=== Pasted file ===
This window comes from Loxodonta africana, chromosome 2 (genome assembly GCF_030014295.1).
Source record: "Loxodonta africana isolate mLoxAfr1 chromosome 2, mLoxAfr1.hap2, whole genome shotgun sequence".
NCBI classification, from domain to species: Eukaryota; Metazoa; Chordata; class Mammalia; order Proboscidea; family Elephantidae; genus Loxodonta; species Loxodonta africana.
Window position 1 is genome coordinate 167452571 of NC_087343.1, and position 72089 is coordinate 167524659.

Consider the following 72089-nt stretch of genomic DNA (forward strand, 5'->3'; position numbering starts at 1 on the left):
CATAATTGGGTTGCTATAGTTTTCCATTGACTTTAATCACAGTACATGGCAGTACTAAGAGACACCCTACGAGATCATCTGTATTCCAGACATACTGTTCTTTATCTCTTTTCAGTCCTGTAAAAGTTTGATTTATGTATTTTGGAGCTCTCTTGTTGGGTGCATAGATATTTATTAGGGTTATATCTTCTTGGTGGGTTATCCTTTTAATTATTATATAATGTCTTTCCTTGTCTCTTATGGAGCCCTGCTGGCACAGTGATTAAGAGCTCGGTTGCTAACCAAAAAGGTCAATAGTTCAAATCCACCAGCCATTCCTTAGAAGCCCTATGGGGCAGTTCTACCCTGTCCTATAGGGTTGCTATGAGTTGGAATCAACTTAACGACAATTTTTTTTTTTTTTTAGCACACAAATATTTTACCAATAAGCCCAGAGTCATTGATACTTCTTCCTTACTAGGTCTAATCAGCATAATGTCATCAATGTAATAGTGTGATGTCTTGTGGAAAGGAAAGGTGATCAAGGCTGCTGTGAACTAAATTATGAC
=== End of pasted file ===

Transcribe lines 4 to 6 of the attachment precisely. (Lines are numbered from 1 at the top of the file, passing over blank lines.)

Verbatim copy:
Window position 1 is genome coordinate 167452571 of NC_087343.1, and position 72089 is coordinate 167524659.

Consider the following 72089-nt stretch of genomic DNA (forward strand, 5'->3'; position numbering starts at 1 on the left):
CATAATTGGGTTGCTATAGTTTTCCATTGACTTTAATCACAGTACATGGCAGTACTAAGAGACACCCTACGAGATCATCTGTATTCCAGACATACTGTTCTTTATCTCTTTTCAGTCCTGTAAAAGTTTGATTTATGTATTTTGGAGCTCTCTTGTTGGGTGCATAGATATTTATTAGGGTTATATCTTCTTGGTGGGTTATCCTTTTAATTATTATATAATGTCTTTCCTTGTCTCTTATGGAGCCCTGCTGGCACAGTGATTAAGAGCTCGGTTGCTAACCAAAAAGGTCAATAGTTCAAATCCACCAGCCATTCCTTAGAAGCCCTATGGGGCAGTTCTACCCTGTCCTATAGGGTTGCTATGAGTTGGAATCAACTTAACGACAATTTTTTTTTTTTTTTAGCACACAAATATTTTACCAATAAGCCCAGAGTCATTGATACTTCTTCCTTACTAGGTCTAATCAGCATAATGTCATCAATGTAATAGTGTGATGTCTTGTGGAAAGGAAAGGTGATCAAGGCTGCTGTGAACTAAATTATGAC